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Flat White vs. Latte: What’s The Difference?

Are you wondering what the difference is between Flat Whites and Lattes?

Perhaps you want to know precisely what makes Flat White different from a Latte?

You’re not the only one; most people can’t tell a difference between Flat White a Latte.

Hence, the Flat White vs. Latte debate has been brewing for quite a while.

 When you go to the UK or the USA, you’ll likely find patrons debating with high-end baristas about which one is better between Flat White and Latte.

What confuses most people most is that Flat White and Latte are served in identical cups, but they are different.

It doesn’t make sense. Doesn’t it?

But keep reading and find out how the two differ: 

Flat whites

Most people would go for a Flat White as an alternative to a Cappuccino.

And if you ask anyone who has tasted a Flat White before, they will attest: it is one of the delectable beverages you can find.

Some people think that size is the only differentiating factor between a Flat White and a Latte; nothing could be further than the truth.

It’s just that most cafés that serve Flat White tend to serve it in a smaller cup, but that doesn’t mean you can’t find a bigger Flat White.

The origins of Flat White.

The history behind Flat White is fascinating.

Initially, in New Zealand and Australia, it has been around for over forty years. 

A wave of Italian immigrants following World War II brought it with them to those countries. 

Since its origin in the early 80s, the Flat White has become a staple and a favorite among coffee lovers. You can find it in the US, UK, Europe, and many other countries.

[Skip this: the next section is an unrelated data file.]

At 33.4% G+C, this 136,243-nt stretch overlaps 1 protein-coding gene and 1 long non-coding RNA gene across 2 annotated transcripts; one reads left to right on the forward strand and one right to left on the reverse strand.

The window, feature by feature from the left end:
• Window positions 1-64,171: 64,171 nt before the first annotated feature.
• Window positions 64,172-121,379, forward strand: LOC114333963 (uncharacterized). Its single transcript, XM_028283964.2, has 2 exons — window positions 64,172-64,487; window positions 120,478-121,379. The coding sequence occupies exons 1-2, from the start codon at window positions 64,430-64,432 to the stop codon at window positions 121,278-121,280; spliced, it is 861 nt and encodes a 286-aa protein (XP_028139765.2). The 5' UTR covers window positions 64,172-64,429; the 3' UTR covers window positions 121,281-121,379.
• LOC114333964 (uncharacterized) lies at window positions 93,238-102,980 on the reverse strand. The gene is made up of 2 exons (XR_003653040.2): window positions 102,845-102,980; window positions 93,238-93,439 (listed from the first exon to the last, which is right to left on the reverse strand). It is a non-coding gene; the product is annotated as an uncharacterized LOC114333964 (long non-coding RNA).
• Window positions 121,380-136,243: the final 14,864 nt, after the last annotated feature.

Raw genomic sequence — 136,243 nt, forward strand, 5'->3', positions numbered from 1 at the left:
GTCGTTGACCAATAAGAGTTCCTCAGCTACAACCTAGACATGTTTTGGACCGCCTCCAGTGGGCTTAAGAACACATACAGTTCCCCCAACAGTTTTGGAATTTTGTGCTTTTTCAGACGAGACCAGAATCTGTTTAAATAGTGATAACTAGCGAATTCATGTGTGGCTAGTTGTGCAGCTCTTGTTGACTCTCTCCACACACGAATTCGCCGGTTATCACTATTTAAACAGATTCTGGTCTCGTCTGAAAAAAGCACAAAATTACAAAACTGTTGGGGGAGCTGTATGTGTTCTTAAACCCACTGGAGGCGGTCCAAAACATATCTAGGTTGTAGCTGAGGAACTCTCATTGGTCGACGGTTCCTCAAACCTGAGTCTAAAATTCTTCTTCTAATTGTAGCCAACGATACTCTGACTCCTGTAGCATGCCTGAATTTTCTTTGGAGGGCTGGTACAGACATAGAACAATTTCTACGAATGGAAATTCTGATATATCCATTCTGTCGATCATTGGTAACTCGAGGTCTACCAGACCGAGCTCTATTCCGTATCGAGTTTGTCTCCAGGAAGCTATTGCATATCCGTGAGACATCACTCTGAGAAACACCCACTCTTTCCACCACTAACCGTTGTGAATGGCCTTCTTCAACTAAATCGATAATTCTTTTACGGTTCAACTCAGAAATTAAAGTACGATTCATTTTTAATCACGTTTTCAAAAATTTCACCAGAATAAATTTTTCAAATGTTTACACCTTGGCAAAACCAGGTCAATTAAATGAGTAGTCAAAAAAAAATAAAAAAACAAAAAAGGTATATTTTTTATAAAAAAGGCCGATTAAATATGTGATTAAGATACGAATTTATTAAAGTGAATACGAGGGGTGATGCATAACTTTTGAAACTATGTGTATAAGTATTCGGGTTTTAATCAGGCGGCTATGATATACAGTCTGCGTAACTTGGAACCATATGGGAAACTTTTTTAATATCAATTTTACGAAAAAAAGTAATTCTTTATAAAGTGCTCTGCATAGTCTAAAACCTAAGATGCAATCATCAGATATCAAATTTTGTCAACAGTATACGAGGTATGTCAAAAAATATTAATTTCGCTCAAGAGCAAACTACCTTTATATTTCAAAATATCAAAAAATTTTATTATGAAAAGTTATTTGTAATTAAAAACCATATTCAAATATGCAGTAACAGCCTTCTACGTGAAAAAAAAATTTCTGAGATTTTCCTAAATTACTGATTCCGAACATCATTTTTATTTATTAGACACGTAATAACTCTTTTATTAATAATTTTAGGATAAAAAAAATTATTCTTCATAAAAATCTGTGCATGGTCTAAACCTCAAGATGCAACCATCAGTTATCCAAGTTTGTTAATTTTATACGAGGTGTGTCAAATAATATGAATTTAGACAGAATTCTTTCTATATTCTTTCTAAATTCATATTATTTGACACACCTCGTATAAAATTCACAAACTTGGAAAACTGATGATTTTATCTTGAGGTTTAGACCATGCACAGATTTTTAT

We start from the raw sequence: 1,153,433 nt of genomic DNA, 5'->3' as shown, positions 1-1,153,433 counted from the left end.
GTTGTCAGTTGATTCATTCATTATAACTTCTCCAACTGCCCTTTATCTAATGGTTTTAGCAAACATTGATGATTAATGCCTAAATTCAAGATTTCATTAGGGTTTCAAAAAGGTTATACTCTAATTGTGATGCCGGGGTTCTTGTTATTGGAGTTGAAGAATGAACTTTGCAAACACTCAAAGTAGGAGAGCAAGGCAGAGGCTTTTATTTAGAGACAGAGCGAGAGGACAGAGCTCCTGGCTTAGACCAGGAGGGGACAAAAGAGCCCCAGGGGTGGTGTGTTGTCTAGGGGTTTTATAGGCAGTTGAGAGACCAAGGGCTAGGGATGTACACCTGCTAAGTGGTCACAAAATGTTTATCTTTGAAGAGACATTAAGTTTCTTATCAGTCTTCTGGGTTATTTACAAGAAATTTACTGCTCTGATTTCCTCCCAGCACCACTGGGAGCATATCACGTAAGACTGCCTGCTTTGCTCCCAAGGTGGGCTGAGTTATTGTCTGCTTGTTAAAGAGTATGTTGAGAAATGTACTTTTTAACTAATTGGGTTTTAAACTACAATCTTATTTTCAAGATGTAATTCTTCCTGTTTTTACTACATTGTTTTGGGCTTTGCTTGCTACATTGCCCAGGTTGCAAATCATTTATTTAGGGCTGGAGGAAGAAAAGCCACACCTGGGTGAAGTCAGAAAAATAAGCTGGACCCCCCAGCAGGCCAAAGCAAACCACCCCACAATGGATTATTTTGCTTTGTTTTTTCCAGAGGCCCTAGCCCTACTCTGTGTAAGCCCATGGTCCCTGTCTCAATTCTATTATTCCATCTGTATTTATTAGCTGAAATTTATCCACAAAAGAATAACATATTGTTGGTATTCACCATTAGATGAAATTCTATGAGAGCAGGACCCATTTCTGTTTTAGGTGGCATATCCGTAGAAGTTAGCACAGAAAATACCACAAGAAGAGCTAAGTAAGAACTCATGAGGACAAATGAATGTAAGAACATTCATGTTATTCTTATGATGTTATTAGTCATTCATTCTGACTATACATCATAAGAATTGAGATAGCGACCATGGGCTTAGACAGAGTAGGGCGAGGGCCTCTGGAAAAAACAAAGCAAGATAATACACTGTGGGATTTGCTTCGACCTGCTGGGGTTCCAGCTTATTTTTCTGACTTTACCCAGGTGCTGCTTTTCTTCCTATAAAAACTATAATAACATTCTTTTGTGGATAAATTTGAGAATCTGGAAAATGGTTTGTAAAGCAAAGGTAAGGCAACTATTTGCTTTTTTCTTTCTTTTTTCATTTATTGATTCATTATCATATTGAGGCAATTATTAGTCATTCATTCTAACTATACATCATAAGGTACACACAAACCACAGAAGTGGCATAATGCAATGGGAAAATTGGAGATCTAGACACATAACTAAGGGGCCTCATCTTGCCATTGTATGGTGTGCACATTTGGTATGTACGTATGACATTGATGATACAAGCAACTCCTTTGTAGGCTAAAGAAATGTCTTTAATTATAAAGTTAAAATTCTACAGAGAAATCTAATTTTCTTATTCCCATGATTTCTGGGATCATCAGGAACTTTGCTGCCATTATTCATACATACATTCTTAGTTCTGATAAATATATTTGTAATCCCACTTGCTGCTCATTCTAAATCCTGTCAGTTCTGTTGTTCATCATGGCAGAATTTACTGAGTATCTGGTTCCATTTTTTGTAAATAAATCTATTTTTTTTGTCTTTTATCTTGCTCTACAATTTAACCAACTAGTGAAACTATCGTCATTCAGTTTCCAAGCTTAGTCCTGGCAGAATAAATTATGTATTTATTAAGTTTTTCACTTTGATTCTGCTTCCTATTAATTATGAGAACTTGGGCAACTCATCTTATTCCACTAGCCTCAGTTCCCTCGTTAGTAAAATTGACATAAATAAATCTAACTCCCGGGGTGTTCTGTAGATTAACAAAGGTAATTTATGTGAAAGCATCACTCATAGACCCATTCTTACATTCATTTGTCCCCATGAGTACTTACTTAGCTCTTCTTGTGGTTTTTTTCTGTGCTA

What makes Flat White unique?

A determining factor between Flat White and Lattes is the amount of milk used in each.

While most baristas serve Latte with steamed milk and a bit of frothing milk on top, a Flat White has only a thin layer of steamed milk. 

How do you make a Flat White? 

  • You start by preparing two ristretto shots and use a finer than the usual grind of espresso.
  • Punch the ground into the portafilter with excessive pressure.
  • Then throw in two ristretto shots to the serving cup.
  • Steam milk and make sure that it is between 135 and 145 degrees. It will produce a thin foam that you’ll add to your coffee.
  • Pour milk into a container, and make it as light as possible.
  • When you serve your Flat White, ensure that the milk is a few inches above the cup, preferably just into the center. 


The name Latte comes to mind when people think about classic coffee.

It is thick and rich with a creamy layer that makes it tasty.

Its ability to be customized makes it a hit with baristas and patrons.

A Latte uses two primary ingredients to stand out: steamed milk and espresso.

Baristas combine ⅓ of espresso, ⅔ milk, and frothing milk.

They use this winning ratio to serve patrons based on the size of the coffee they order.

Besides, baristas can also add vanilla, syrups, coconut, soy, and more.

So if you’re looking for the kind of coffee that is not super strong, you can count on Latte. 

The origins of Latte.

Latte has been around for decades.

Although its name is Italian it is actually an American invention.

It was invented in 1950 by Italian barista, Lino Meiorin in Berkeley, California.

Today many patrons prefer it because let’s face it, nothing allows Baristas to showcase their artistic prowess as Latte does. 

Which is better? Flat White or Latte? 

If distinct flavors mean a lot to you, you should go for Flat White.

Flat White uses less milk but still tastes good.

But that doesn’t mean it tastes better than Latte. While Latte is not strong in caffeine, it still tastes good. 

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